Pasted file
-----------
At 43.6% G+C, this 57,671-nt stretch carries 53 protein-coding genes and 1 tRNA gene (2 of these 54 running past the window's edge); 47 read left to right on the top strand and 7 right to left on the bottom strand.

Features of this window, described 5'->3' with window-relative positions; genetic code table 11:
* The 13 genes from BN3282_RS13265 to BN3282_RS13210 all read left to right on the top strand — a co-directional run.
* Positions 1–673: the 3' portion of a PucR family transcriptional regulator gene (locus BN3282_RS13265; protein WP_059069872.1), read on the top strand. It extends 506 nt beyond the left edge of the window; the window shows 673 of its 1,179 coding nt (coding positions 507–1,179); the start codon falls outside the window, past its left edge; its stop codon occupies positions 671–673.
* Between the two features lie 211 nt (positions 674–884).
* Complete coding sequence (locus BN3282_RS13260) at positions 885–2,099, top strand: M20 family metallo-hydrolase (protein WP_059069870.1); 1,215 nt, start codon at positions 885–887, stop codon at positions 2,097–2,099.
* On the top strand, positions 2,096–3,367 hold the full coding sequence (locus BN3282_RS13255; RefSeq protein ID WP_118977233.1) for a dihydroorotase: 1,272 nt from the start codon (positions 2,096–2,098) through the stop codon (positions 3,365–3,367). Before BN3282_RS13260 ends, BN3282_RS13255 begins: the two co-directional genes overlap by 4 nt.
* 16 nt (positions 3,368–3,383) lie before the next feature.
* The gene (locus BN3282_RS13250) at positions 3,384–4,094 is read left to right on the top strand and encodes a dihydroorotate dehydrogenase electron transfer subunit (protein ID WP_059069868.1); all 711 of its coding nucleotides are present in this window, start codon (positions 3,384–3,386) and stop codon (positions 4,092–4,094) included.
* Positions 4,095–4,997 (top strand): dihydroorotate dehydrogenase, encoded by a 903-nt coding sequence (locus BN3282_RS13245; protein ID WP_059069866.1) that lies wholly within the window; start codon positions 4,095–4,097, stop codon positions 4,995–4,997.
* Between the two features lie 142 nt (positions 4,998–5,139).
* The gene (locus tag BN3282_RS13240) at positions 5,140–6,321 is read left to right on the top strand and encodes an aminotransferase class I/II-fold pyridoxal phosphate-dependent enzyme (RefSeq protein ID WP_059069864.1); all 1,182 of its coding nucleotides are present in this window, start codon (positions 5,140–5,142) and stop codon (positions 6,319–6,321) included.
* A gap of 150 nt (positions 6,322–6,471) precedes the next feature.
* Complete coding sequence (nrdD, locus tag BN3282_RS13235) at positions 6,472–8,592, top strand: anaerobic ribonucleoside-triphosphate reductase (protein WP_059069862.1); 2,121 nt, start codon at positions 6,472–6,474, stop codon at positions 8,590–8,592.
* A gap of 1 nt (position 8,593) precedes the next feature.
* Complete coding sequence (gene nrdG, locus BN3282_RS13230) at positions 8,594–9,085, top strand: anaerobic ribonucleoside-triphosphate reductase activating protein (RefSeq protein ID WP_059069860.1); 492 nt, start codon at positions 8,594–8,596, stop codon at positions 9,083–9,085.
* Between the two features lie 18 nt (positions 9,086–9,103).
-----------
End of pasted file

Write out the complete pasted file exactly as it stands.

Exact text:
At 43.6% G+C, this 57,671-nt stretch carries 53 protein-coding genes and 1 tRNA gene (2 of these 54 running past the window's edge); 47 read left to right on the top strand and 7 right to left on the bottom strand.

Features of this window, described 5'->3' with window-relative positions; genetic code table 11:
* The 13 genes from BN3282_RS13265 to BN3282_RS13210 all read left to right on the top strand — a co-directional run.
* Positions 1–673: the 3' portion of a PucR family transcriptional regulator gene (locus BN3282_RS13265; protein WP_059069872.1), read on the top strand. It extends 506 nt beyond the left edge of the window; the window shows 673 of its 1,179 coding nt (coding positions 507–1,179); the start codon falls outside the window, past its left edge; its stop codon occupies positions 671–673.
* Between the two features lie 211 nt (positions 674–884).
* Complete coding sequence (locus BN3282_RS13260) at positions 885–2,099, top strand: M20 family metallo-hydrolase (protein WP_059069870.1); 1,215 nt, start codon at positions 885–887, stop codon at positions 2,097–2,099.
* On the top strand, positions 2,096–3,367 hold the full coding sequence (locus BN3282_RS13255; RefSeq protein ID WP_118977233.1) for a dihydroorotase: 1,272 nt from the start codon (positions 2,096–2,098) through the stop codon (positions 3,365–3,367). Before BN3282_RS13260 ends, BN3282_RS13255 begins: the two co-directional genes overlap by 4 nt.
* 16 nt (positions 3,368–3,383) lie before the next feature.
* The gene (locus BN3282_RS13250) at positions 3,384–4,094 is read left to right on the top strand and encodes a dihydroorotate dehydrogenase electron transfer subunit (protein ID WP_059069868.1); all 711 of its coding nucleotides are present in this window, start codon (positions 3,384–3,386) and stop codon (positions 4,092–4,094) included.
* Positions 4,095–4,997 (top strand): dihydroorotate dehydrogenase, encoded by a 903-nt coding sequence (locus BN3282_RS13245; protein ID WP_059069866.1) that lies wholly within the window; start codon positions 4,095–4,097, stop codon positions 4,995–4,997.
* Between the two features lie 142 nt (positions 4,998–5,139).
* The gene (locus tag BN3282_RS13240) at positions 5,140–6,321 is read left to right on the top strand and encodes an aminotransferase class I/II-fold pyridoxal phosphate-dependent enzyme (RefSeq protein ID WP_059069864.1); all 1,182 of its coding nucleotides are present in this window, start codon (positions 5,140–5,142) and stop codon (positions 6,319–6,321) included.
* A gap of 150 nt (positions 6,322–6,471) precedes the next feature.
* Complete coding sequence (nrdD, locus tag BN3282_RS13235) at positions 6,472–8,592, top strand: anaerobic ribonucleoside-triphosphate reductase (protein WP_059069862.1); 2,121 nt, start codon at positions 6,472–6,474, stop codon at positions 8,590–8,592.
* A gap of 1 nt (position 8,593) precedes the next feature.
* Complete coding sequence (gene nrdG, locus BN3282_RS13230) at positions 8,594–9,085, top strand: anaerobic ribonucleoside-triphosphate reductase activating protein (RefSeq protein ID WP_059069860.1); 492 nt, start codon at positions 8,594–8,596, stop codon at positions 9,083–9,085.
* Between the two features lie 18 nt (positions 9,086–9,103).